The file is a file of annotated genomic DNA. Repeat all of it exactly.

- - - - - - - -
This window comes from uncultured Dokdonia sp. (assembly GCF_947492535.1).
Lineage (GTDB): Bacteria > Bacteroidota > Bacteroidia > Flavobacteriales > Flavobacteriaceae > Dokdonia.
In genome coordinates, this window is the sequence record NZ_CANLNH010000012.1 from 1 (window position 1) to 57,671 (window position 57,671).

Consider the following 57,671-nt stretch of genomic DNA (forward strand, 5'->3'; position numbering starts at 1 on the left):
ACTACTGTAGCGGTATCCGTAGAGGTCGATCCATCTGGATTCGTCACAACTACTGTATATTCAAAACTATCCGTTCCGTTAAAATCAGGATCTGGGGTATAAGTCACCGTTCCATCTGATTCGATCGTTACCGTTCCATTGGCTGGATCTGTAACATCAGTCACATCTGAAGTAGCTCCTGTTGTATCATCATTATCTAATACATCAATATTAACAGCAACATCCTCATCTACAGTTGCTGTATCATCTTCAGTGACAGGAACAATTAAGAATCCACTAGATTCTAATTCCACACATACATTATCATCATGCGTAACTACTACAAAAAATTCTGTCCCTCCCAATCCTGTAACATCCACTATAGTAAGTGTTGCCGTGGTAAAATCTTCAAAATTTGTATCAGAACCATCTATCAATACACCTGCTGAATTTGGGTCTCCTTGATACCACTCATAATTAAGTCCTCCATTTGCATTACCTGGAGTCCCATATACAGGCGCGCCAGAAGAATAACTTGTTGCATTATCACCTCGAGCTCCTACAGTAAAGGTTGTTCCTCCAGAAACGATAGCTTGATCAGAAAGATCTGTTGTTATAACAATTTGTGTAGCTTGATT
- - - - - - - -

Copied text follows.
This window comes from uncultured Dokdonia sp. (assembly GCF_947492535.1).
Lineage (GTDB): Bacteria > Bacteroidota > Bacteroidia > Flavobacteriales > Flavobacteriaceae > Dokdonia.
In genome coordinates, this window is the sequence record NZ_CANLNH010000012.1 from 1 (window position 1) to 57,671 (window position 57,671).

Consider the following 57,671-nt stretch of genomic DNA (forward strand, 5'->3'; position numbering starts at 1 on the left):
ACTACTGTAGCGGTATCCGTAGAGGTCGATCCATCTGGATTCGTCACAACTACTGTATATTCAAAACTATCCGTTCCGTTAAAATCAGGATCTGGGGTATAAGTCACCGTTCCATCTGATTCGATCGTTACCGTTCCATTGGCTGGATCTGTAACATCAGTCACATCTGAAGTAGCTCCTGTTGTATCATCATTATCTAATACATCAATATTAACAGCAACATCCTCATCTACAGTTGCTGTATCATCTTCAGTGACAGGAACAATTAAGAATCCACTAGATTCTAATTCCACACATACATTATCATCATGCGTAACTACTACAAAAAATTCTGTCCCTCCCAATCCTGTAACATCCACTATAGTAAGTGTTGCCGTGGTAAAATCTTCAAAATTTGTATCAGAACCATCTATCAATACACCTGCTGAATTTGGGTCTCCTTGATACCACTCATAATTAAGTCCTCCATTTGCATTACCTGGAGTCCCATATACAGGCGCGCCAGAAGAATAACTTGTTGCATTATCACCTCGAGCTCCTACAGTAAAGGTTGTTCCTCCAGAAACGATAGCTTGATCAGAAAGATCTGTTGTTATAACAATTTGTGTAGCTTGATT